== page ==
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Home » Elder Law » Ensuring compliance with your end-of-life medical decisions

Thinking of end-of-life plans is never a pleasant subject. As difficult as it may be, it is a topic you should consider and discuss with your loved ones.

An advance healthcare directive is a written document that states your wishes regarding medical treatment if you become incapacitated. In New Jersey, there are three types of advance directives:

  • A living will: a document written by an individual providing instructions regarding their healthcare wishes if the individual loses the capacity to make decisions.
  • A durable power of attorney for healthcare: a document in which an individual designates another individual to represent them if the individual loses the capacity to make decisions.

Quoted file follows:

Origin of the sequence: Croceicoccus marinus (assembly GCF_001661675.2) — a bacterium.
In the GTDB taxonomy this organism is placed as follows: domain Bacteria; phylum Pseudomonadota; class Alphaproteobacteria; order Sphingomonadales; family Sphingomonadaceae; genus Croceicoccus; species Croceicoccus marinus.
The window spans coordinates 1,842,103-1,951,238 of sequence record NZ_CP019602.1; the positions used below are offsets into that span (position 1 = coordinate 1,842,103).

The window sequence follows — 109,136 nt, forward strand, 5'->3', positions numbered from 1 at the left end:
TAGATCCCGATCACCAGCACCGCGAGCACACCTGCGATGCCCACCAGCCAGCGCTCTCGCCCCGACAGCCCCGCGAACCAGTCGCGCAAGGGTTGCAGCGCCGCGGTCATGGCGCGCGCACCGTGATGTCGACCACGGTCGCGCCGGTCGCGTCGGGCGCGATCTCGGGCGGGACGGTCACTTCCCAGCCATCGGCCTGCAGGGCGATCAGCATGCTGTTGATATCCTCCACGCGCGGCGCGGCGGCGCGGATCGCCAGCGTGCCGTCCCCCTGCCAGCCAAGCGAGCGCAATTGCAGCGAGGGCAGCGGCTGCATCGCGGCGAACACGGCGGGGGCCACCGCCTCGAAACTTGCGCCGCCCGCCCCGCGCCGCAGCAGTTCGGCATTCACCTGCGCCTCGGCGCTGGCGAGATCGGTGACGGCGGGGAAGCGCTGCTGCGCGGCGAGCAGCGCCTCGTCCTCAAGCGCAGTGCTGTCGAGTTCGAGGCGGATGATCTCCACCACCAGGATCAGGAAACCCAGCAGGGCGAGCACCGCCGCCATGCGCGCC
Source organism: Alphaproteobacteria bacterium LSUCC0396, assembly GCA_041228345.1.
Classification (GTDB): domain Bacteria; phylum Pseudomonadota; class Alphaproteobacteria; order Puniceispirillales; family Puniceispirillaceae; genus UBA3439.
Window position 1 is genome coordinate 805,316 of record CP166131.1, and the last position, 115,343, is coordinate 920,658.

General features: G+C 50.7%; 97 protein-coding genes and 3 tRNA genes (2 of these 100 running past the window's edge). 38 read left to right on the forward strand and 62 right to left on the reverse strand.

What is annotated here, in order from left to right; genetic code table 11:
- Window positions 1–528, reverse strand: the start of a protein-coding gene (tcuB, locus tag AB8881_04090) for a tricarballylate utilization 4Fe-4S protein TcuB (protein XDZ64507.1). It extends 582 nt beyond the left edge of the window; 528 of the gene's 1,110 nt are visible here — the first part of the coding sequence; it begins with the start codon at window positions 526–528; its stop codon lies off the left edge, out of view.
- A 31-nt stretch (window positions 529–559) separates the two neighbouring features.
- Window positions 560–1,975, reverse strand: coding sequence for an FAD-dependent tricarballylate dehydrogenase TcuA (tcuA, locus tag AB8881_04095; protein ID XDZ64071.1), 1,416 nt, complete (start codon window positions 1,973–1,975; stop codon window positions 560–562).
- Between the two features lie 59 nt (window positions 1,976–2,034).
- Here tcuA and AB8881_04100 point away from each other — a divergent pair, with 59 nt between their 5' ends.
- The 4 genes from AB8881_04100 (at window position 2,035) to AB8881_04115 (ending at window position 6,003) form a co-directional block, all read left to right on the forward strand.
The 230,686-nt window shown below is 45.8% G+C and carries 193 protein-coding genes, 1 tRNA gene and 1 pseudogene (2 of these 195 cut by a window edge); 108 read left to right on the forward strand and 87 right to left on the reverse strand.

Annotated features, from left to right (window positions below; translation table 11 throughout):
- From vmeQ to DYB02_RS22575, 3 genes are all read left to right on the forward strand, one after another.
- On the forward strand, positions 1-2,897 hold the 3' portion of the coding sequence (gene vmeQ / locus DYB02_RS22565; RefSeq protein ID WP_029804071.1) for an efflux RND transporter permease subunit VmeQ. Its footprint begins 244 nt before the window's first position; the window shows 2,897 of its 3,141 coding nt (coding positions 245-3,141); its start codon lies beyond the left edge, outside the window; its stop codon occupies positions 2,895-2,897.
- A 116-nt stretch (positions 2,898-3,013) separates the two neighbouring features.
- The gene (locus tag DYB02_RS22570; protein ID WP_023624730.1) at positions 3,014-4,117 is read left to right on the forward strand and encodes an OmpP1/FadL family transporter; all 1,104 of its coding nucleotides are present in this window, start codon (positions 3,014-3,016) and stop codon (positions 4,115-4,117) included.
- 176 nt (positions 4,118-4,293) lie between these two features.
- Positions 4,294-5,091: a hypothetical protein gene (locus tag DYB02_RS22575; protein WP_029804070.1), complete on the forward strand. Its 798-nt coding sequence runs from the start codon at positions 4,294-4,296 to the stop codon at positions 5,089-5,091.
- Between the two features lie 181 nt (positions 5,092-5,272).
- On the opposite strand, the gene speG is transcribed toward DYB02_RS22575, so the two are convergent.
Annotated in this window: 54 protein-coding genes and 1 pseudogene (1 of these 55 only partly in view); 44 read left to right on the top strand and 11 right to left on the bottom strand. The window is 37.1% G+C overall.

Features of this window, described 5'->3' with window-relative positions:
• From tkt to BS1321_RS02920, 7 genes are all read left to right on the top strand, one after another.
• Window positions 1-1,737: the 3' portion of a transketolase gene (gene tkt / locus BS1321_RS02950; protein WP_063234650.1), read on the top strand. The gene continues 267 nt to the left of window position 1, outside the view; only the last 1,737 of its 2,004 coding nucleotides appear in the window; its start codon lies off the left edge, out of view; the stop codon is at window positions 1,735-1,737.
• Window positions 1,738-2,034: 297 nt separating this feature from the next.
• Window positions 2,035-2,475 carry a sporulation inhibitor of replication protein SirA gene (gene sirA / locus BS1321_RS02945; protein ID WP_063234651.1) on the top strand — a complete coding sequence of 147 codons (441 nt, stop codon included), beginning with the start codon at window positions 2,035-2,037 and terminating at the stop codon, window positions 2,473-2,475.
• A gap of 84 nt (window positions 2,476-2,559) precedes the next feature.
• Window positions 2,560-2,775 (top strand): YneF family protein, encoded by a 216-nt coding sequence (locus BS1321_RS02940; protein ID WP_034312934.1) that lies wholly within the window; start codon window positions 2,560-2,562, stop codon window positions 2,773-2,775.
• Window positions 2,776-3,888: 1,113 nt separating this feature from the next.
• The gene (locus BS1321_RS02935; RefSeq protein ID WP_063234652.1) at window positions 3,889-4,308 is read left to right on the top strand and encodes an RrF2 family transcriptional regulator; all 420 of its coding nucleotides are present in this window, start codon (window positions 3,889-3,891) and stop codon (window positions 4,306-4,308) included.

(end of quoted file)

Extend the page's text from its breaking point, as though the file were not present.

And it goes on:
• A combination of a living will and a durable power of attorney

You can modify your advance directive or revoke it at any time while you still have the physical capacity to do so. As far as durable powers of attorney, you must specifically name the designated decision-makers when you cannot make decisions for yourself.

The state of New Jersey provides guidance on advance directives, and if you need further assistance or have more complex questions, some attorneys specialize in this area of law. It is important to note that no matter what type of advance directive you choose, you may want to ensure you make plans sooner rather than later.

Remember to discuss your plans, especially those specified in your advance healthcare directive, with your family and your designated decision-makers. Also, ensure that the individuals you choose to make decisions for you are people who will respect your wishes and have what it takes to advocate for you when you are unable to advocate for yourself.